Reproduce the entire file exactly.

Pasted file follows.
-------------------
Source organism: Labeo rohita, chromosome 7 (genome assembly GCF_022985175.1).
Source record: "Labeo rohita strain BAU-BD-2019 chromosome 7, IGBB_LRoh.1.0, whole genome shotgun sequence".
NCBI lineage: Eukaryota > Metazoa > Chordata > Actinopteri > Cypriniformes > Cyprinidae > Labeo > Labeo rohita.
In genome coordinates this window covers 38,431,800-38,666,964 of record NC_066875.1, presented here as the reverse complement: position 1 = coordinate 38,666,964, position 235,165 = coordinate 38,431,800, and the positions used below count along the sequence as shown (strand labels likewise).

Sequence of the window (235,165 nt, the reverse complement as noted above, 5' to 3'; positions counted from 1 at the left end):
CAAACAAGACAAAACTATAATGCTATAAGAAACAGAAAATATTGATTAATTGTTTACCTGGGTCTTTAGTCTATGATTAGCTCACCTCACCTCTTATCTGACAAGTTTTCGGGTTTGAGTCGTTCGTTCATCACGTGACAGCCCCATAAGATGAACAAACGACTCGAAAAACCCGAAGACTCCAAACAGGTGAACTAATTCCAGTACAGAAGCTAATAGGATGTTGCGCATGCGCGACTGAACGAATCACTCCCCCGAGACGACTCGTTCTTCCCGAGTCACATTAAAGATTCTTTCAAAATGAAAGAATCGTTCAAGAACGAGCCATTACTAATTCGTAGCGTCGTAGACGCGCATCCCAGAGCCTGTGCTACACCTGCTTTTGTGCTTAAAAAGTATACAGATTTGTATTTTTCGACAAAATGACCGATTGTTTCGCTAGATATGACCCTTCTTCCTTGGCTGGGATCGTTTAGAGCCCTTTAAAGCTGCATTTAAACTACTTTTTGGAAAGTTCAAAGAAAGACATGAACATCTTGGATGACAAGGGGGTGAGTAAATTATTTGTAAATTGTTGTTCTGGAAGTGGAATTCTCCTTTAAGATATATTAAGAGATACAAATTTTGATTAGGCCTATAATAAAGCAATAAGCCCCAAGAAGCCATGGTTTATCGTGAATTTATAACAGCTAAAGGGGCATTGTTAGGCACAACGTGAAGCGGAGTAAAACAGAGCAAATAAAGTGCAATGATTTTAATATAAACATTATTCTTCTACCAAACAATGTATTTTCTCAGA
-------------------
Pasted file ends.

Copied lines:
Source organism: Labeo rohita, chromosome 7 (genome assembly GCF_022985175.1).
Source record: "Labeo rohita strain BAU-BD-2019 chromosome 7, IGBB_LRoh.1.0, whole genome shotgun sequence".
NCBI lineage: Eukaryota > Metazoa > Chordata > Actinopteri > Cypriniformes > Cyprinidae > Labeo > Labeo rohita.
In genome coordinates this window covers 38,431,800-38,666,964 of record NC_066875.1, presented here as the reverse complement: position 1 = coordinate 38,666,964, position 235,165 = coordinate 38,431,800, and the positions used below count along the sequence as shown (strand labels likewise).

Sequence of the window (235,165 nt, the reverse complement as noted above, 5' to 3'; positions counted from 1 at the left end):
CAAACAAGACAAAACTATAATGCTATAAGAAACAGAAAATATTGATTAATTGTTTACCTGGGTCTTTAGTCTATGATTAGCTCACCTCACCTCTTATCTGACAAGTTTTCGGGTTTGAGTCGTTCGTTCATCACGTGACAGCCCCATAAGATGAACAAACGACTCGAAAAACCCGAAGACTCCAAACAGGTGAACTAATTCCAGTACAGAAGCTAATAGGATGTTGCGCATGCGCGACTGAACGAATCACTCCCCCGAGACGACTCGTTCTTCCCGAGTCACATTAAAGATTCTTTCAAAATGAAAGAATCGTTCAAGAACGAGCCATTACTAATTCGTAGCGTCGTAGACGCGCATCCCAGAGCCTGTGCTACACCTGCTTTTGTGCTTAAAAAGTATACAGATTTGTATTTTTCGACAAAATGACCGATTGTTTCGCTAGATATGACCCTTCTTCCTTGGCTGGGATCGTTTAGAGCCCTTTAAAGCTGCATTTAAACTACTTTTTGGAAAGTTCAAAGAAAGACATGAACATCTTGGATGACAAGGGGGTGAGTAAATTATTTGTAAATTGTTGTTCTGGAAGTGGAATTCTCCTTTAAGATATATTAAGAGATACAAATTTTGATTAGGCCTATAATAAAGCAATAAGCCCCAAGAAGCCATGGTTTATCGTGAATTTATAACAGCTAAAGGGGCATTGTTAGGCACAACGTGAAGCGGAGTAAAACAGAGCAAATAAAGTGCAATGATTTTAATATAAACATTATTCTTCTACCAAACAATGTATTTTCTCAGA